Saturday, July 09, 2005

Assam Enchanted Evening

The Cameron Highlands is the tea caddy of Malaysia so we were naturally drawn there. The bus ride is just over 6 hours with the last couple along winding hairpin roads that take you up a couple of thousand metres above sea level and down about 10 degrees centigrade. The temperature change was especially welcome until I realised I had left my jumper with the 2 bags of non-essential items back at the hostel in Kuala Lumpur. Silly me.

We mostly spent our time soaking up the atmosphere but on Thursday we went on a full day trip which took us to the best spots in the area. We started at the (proper) Boh plantation and had an informative lecture on all thing tea related. The tea bushes cling to the side of the rolling hills and make the landscape look like it's wall to wall carpeted in lush green. From here we had a walk through the mossy forest, a magical place dripping with soft green mosses and lichens; a place where you could easily imagine bumping into a goblin or, terrifyingly, a Lord of the Rings fan. It was here we learned some Malaysian bushcraft, notably how to use the native plants to kill, cure, make things smell nice, make things taste nice and make things look nice. The springy path underfoot was a delight and well worth the 1-3 million years it took to produce - thanks trees! (I was going to say I never met a tree I didn't like but then remembered the time I had to dig up a rose bush.)

After our exertions we were in need of a cuppa so we went to a place that produces 4 million cups of tea a day. That seems like a lot until you remeber that our mate Spencer can easily account for 800,000 of them in an afternoon. We saw grinders grinding the green leaves, belts rolling the ground up bits to the heaters, mechanical sieves sorting and grading, and trolleys, well, just standing around but they were still fairly exciting. In the grand scheme of things. Tea things that is. After feigning interest in the finer points of the process we were allowed to get a cup of the good stuff in the cafeteria and, to give Boh its dues, it was right up there with the Tetleys and PG Tipses of this world.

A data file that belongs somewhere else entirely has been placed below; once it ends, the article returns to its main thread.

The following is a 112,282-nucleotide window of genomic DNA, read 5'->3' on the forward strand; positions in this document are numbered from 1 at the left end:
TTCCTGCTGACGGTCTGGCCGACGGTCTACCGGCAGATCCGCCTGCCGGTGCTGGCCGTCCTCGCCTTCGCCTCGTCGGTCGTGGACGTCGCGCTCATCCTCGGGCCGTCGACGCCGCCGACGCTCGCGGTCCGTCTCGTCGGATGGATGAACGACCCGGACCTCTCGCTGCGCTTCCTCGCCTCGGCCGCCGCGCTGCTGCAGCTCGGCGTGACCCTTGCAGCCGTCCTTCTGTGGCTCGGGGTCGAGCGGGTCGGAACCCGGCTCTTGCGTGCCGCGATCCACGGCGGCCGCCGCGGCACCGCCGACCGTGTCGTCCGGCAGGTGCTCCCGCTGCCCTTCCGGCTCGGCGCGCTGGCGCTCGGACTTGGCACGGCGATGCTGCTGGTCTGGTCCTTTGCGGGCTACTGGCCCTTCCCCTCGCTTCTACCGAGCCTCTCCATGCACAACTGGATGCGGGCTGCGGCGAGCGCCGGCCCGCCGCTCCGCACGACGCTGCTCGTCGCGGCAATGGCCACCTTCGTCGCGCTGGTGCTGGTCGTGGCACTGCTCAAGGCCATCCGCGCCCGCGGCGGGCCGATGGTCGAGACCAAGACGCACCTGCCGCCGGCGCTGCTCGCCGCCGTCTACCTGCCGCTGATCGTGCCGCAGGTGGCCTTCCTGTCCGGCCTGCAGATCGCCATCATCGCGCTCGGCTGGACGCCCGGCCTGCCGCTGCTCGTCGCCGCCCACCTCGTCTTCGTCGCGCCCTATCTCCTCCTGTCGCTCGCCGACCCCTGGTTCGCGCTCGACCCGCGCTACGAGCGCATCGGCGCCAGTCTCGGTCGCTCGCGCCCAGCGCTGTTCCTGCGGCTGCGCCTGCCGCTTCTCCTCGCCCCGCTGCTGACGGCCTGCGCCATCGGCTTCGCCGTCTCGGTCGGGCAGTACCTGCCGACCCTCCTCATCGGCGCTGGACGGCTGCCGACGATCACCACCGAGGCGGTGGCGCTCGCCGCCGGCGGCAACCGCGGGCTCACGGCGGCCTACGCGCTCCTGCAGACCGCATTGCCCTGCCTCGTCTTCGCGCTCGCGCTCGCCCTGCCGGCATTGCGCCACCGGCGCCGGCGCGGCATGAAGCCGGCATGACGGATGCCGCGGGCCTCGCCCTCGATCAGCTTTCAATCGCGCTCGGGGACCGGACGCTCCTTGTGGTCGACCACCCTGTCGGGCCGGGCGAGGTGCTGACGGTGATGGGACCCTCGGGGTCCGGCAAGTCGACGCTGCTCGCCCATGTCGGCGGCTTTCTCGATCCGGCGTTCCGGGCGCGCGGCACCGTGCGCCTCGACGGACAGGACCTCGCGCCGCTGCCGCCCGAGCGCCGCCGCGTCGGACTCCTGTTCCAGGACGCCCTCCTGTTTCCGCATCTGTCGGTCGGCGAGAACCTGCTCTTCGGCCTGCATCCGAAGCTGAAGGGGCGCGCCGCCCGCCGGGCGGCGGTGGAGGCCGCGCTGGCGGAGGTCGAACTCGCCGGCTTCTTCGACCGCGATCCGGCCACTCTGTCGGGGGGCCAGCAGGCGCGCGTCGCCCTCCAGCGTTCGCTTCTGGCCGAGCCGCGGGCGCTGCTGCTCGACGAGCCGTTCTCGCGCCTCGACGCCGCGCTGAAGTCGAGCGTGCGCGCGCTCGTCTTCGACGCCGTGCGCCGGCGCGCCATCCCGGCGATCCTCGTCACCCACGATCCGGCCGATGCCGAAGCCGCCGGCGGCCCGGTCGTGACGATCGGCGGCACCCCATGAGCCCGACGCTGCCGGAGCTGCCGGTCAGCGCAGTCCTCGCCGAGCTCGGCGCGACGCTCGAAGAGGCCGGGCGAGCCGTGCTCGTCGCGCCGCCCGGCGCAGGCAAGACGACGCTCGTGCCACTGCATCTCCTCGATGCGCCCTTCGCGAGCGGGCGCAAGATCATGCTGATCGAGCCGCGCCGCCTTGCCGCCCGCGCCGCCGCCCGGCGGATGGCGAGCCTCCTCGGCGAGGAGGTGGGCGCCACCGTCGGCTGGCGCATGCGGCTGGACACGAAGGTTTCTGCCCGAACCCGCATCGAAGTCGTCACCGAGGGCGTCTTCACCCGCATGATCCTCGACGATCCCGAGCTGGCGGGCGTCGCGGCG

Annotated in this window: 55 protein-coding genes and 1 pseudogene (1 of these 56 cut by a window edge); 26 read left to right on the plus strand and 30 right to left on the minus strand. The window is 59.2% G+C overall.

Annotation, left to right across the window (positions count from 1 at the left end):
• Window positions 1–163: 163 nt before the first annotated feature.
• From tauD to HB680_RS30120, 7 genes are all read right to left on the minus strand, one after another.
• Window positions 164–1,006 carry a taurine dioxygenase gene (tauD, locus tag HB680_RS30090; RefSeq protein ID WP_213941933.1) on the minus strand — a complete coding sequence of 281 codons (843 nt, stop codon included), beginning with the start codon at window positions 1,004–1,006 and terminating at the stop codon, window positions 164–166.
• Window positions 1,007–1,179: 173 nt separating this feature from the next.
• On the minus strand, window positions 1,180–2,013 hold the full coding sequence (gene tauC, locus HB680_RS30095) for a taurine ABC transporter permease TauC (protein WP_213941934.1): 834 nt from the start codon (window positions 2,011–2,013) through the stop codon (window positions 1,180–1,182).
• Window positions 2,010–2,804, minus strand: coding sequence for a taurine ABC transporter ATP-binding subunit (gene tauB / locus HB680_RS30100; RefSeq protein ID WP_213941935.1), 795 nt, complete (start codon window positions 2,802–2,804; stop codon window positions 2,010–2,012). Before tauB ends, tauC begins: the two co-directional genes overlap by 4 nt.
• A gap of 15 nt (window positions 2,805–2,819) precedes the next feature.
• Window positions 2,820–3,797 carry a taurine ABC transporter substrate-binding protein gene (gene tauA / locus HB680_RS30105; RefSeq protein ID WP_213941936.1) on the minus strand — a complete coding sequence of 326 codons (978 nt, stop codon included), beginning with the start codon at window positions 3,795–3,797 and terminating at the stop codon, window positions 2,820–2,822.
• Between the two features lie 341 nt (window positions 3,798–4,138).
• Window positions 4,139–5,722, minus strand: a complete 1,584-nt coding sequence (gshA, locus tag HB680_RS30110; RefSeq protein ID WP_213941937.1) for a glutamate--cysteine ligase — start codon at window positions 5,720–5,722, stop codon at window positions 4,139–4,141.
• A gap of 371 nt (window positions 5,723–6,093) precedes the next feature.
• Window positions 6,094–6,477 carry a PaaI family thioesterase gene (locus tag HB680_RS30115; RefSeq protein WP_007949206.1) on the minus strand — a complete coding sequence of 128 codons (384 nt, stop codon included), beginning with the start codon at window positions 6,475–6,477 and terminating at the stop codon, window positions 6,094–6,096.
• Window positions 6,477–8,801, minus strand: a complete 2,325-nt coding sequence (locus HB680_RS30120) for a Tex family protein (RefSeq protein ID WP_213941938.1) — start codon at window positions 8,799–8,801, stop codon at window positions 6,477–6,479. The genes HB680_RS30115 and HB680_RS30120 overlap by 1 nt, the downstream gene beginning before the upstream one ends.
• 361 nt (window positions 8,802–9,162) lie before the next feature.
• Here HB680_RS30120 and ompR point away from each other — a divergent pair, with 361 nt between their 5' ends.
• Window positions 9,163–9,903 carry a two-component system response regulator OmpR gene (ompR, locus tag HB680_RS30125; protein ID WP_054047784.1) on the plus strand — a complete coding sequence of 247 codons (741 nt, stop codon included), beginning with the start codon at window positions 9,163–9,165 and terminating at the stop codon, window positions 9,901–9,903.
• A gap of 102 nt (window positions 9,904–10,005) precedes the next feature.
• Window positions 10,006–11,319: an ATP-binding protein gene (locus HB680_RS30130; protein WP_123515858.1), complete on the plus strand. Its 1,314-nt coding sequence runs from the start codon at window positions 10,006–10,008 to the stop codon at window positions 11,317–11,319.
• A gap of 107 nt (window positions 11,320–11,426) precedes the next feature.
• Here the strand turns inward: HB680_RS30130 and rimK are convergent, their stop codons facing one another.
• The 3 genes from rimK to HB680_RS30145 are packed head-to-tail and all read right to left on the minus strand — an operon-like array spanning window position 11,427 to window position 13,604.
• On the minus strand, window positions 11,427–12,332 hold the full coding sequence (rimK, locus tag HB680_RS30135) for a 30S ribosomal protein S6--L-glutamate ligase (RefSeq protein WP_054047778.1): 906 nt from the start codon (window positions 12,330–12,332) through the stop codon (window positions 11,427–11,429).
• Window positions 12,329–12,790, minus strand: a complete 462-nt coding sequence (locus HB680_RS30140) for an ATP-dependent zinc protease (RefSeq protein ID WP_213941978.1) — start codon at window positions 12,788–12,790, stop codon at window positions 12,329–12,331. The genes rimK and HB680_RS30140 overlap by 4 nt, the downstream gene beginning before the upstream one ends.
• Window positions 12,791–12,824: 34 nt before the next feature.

The afternoon was spent visiting an aborigne village, strolling to and bathing in a waterfall and then having a blow dart demonstration. After the chief showed his undoubted ability to hit a flip-flop from 10 paces we were given a go. I hit the side of the house with my first effort and then took out a bit of Malaysia about a meter from the end of the pipe with my second. Woodlouse for tea for me then. Vic was much better and would have been dining royally that evening, even if it meant that the chief had to hop to the shops for the Vienetta. We then had a short drive home past more tea plantations, orchid farms and veggie patches.

When we returned we saw everyone clustered around the TV watching the terrible news from London. Our thoughts with all those who are there.